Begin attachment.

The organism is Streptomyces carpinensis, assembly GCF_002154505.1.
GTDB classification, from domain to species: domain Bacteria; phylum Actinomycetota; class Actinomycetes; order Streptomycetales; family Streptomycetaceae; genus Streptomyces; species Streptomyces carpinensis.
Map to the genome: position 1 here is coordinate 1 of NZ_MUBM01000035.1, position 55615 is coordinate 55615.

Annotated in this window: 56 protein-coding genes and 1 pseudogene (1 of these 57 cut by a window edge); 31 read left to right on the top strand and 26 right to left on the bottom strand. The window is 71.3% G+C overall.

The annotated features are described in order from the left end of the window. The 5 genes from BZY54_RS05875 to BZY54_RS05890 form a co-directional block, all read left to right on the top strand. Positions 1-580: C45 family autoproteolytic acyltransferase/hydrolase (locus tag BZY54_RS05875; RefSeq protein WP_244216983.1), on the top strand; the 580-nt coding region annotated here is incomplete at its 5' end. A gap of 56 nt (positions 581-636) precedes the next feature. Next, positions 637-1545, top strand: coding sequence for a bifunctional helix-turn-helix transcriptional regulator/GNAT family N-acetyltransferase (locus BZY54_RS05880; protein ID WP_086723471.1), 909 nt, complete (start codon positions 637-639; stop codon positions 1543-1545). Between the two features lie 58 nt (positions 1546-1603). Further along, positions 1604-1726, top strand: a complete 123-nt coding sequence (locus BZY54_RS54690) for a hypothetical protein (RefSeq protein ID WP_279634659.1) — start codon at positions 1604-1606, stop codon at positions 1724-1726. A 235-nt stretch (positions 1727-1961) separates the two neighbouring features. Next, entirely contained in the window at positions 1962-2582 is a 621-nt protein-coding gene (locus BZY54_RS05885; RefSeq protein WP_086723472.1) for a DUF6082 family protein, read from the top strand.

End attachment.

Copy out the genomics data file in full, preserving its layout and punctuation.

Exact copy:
The organism is Streptomyces carpinensis, assembly GCF_002154505.1.
GTDB classification, from domain to species: domain Bacteria; phylum Actinomycetota; class Actinomycetes; order Streptomycetales; family Streptomycetaceae; genus Streptomyces; species Streptomyces carpinensis.
Map to the genome: position 1 here is coordinate 1 of NZ_MUBM01000035.1, position 55615 is coordinate 55615.

Annotated in this window: 56 protein-coding genes and 1 pseudogene (1 of these 57 cut by a window edge); 31 read left to right on the top strand and 26 right to left on the bottom strand. The window is 71.3% G+C overall.

The annotated features are described in order from the left end of the window. The 5 genes from BZY54_RS05875 to BZY54_RS05890 form a co-directional block, all read left to right on the top strand. Positions 1-580: C45 family autoproteolytic acyltransferase/hydrolase (locus tag BZY54_RS05875; RefSeq protein WP_244216983.1), on the top strand; the 580-nt coding region annotated here is incomplete at its 5' end. A gap of 56 nt (positions 581-636) precedes the next feature. Next, positions 637-1545, top strand: coding sequence for a bifunctional helix-turn-helix transcriptional regulator/GNAT family N-acetyltransferase (locus BZY54_RS05880; protein ID WP_086723471.1), 909 nt, complete (start codon positions 637-639; stop codon positions 1543-1545). Between the two features lie 58 nt (positions 1546-1603). Further along, positions 1604-1726, top strand: a complete 123-nt coding sequence (locus BZY54_RS54690) for a hypothetical protein (RefSeq protein ID WP_279634659.1) — start codon at positions 1604-1606, stop codon at positions 1724-1726. A 235-nt stretch (positions 1727-1961) separates the two neighbouring features. Next, entirely contained in the window at positions 1962-2582 is a 621-nt protein-coding gene (locus BZY54_RS05885; RefSeq protein WP_086723472.1) for a DUF6082 family protein, read from the top strand.